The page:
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Lon Chaney: Before the Thousand Faces
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- Aspect Ratio : 1.33:1
- Is Discontinued By Manufacturer : No
- Product Dimensions : 19.05 x 13.97 x 1.27 cm; 99.22 Grams
- Item Model Number : 43217-31126
- Media Format : NTSC
- Run time : 1 hour and 22 minutes
- Release date : 13 October 2017
- Subtitles: : English
- Studio : Undercrank Productions
- ASIN : B076FR7JPK
- Number of discs : 1
- Customer Reviews:
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LON CHANEY: BEFORE THE THOUSAND FACES contains three early feature films, made 1915-16 for Universal, in which Lon Chaney has a supporting role. These films have never been available for fans, and are seen here in new 2K scans of 35mm elements preserved by the Library of Congress. The films on this DVD were restored and scored by Jon C. Mirsalis, The films: A MOTHER'S ATONEMENT (1915) - 20 mins IF MY COUNTRY SHOULD CALL (1916) - 24 mins THE PLACE BEYOND THE WINDS (1916) - 39 mins B&W – stereo – 82 mins – not rated – NTSC – region-free – 4:3 aspect ratio New musical scores by Jon C. Mirsalis DVD released by Undercrank Productions, in association with Greenbriar Picture Shows
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Of the three, THE PLACE BEYOND THE WIND is the one that touched this poor soft heart of mine. I actually had watery eyes toward the end of the movie while watching this melodramatic tragedy unfold. Chaney is superb as the half-breed in a screenplay written by Ida May Park and based on the novel by Harriet T. Comstock. Joseph de Grasse, Park’s husband, directed and also played an important part in the film. But it’s Chaney that shines in his attempt to seduce the young innocent Priscilla Glenn (played by Dorothy Phillips) by luring her to an isolated cabin. I don’t want to give away the story, but this is a good one. Unfortunately, as it is with most of the early silent films, some of it is missing and some of it shows the deterioration of time and gross abuse. This one, and IF MY COUNTRY SHOULD CALL, were found in 1978 buried in a landfill in Dawson City, Yukon, Canada. Reel one and reel five is missing, but Mirsalis fills in the gaps with a narrative that keeps the storyline intact, and the damaged sections, for the most part, are not that intrusive. Actually, I was very impressed with the expert handling of this 102-year-old film.
IF MY COUNTRY SHOULD CALL is another melodrama written by Ida May Park and directed by Joseph de Grasse. Chaney’s performance is as different from the above film as night is to day. He is somber, serious, as he plays his character, a doctor summoned to the home of a middle-class family where the son is contemplating enlistment in the Army. It is an interesting propaganda film, coming at a time when the nation was feverish with debate over the issue of whether the U.S. should join the war in Europe. The photography, executed by King Gray, is good but not nearly as good as his work in the above film. It’s a good print for the most part, excellent when you consider that it came out of a landfill. The print does have a few problems, but not enough to obscure viewing, and again, Mirsalis does an excellent job in filling in the gaps and gives us a music score that keeps the tension alive, in spite of a rather disappointing story.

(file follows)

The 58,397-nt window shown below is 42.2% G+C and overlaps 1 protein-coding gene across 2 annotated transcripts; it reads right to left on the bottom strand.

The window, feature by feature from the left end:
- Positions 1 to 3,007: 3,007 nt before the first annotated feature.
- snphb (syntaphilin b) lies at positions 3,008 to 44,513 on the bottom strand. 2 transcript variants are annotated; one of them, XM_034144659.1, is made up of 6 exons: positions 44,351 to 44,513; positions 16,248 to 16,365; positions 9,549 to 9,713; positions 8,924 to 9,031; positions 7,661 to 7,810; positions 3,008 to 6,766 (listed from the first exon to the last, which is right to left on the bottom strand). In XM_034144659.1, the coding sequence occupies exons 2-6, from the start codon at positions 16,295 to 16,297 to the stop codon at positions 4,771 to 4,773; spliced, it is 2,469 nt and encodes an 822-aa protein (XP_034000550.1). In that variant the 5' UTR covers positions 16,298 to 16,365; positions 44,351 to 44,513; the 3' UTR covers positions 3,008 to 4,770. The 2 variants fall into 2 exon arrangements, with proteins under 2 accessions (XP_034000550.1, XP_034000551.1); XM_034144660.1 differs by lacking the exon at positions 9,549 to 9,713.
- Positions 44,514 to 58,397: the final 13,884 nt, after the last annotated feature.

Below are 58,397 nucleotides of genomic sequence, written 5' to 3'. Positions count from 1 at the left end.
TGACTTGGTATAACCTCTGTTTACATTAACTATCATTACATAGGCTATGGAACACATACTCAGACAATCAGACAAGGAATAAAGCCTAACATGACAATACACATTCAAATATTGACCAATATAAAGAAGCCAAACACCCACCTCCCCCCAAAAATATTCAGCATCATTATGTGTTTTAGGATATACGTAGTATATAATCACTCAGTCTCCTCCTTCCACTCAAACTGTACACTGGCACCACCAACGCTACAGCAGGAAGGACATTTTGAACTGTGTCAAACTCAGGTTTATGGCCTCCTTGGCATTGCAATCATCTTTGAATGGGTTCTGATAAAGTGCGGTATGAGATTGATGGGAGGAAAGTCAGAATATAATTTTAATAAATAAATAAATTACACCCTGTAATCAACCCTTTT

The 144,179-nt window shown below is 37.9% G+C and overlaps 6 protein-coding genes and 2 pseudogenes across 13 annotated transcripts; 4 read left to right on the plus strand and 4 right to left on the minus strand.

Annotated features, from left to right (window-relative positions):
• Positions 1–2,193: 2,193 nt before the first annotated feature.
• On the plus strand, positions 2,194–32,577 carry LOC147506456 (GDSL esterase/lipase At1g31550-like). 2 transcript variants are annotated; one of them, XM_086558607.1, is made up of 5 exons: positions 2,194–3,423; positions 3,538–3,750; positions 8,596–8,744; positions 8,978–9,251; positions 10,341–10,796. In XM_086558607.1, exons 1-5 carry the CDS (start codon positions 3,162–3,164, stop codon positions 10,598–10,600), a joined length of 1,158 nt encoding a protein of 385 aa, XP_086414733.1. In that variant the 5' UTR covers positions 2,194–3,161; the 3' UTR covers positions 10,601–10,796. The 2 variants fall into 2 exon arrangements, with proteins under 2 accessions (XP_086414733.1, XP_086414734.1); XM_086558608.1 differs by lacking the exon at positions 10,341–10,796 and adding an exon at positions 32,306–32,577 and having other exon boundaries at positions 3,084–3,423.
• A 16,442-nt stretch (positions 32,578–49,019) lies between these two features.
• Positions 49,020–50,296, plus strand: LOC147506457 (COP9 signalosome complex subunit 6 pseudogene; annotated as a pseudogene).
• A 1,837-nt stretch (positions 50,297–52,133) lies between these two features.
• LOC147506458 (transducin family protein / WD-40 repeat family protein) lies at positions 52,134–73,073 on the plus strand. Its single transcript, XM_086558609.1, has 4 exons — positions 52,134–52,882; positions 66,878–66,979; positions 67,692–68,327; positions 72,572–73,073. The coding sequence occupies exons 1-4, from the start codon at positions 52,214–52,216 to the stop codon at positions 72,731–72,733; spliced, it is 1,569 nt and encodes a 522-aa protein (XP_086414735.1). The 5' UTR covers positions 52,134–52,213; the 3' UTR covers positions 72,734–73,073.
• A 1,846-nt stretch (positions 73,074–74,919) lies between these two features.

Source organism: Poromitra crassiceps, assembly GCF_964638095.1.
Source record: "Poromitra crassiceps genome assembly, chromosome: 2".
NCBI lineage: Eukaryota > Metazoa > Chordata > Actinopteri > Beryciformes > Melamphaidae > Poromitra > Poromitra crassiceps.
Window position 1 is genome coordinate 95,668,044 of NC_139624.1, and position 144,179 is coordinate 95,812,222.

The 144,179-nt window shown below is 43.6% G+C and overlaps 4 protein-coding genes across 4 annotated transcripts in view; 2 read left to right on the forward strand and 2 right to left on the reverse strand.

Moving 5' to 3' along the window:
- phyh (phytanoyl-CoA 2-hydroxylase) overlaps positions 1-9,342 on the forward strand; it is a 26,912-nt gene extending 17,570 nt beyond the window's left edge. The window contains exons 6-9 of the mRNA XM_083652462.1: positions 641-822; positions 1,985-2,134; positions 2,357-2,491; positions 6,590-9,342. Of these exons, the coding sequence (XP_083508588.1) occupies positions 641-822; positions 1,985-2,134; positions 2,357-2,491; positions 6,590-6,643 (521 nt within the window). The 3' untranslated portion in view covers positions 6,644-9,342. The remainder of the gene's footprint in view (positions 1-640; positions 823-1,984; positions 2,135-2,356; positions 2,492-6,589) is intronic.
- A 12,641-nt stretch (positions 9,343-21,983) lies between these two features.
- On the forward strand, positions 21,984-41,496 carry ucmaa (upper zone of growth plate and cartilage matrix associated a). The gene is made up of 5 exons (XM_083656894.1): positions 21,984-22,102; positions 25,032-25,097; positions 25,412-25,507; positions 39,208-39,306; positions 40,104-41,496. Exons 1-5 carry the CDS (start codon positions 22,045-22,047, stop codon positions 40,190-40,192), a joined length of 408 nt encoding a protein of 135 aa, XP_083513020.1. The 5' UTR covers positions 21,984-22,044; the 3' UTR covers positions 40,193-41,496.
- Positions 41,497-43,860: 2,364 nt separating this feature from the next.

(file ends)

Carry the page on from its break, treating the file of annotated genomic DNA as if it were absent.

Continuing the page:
The final film, the first in this package, is from 1915—A MOTHER’S ATONEMENT. Chaney gives us a glimpse of things to come. He plays the part of a bitter, angry, old man, and except for the trained eye, is unrecognizable in makeup. He tells us, in flashback, where we see him in his younger days, out of makeup, shooting his wife with a rifle for running off with another man. And the plot thickens. This one is another from Ida May Park and Joseph de Grasse. The photography is exceptional for this period, even the use of a ghost image double exposure. It’s a three-reeler with the last reel missing, but fear not, none of Chaney’s performance is missing. Mirsalis does another excellent job in filling in the gaps and no one will be disappointed.
I would recommend this package to anyone that has an interest in the history of cinematography. These films are important to the history of our nation. They show us what our grandparents would have seen in 1915. They also depict the birth of a star that has not gone out. It’s one that a Chaney fan should not be without.
We're lucky to have even fragments of these titles; I'm so glad they exist. I feel indebted to the people involved in preserving what we have left
of these features.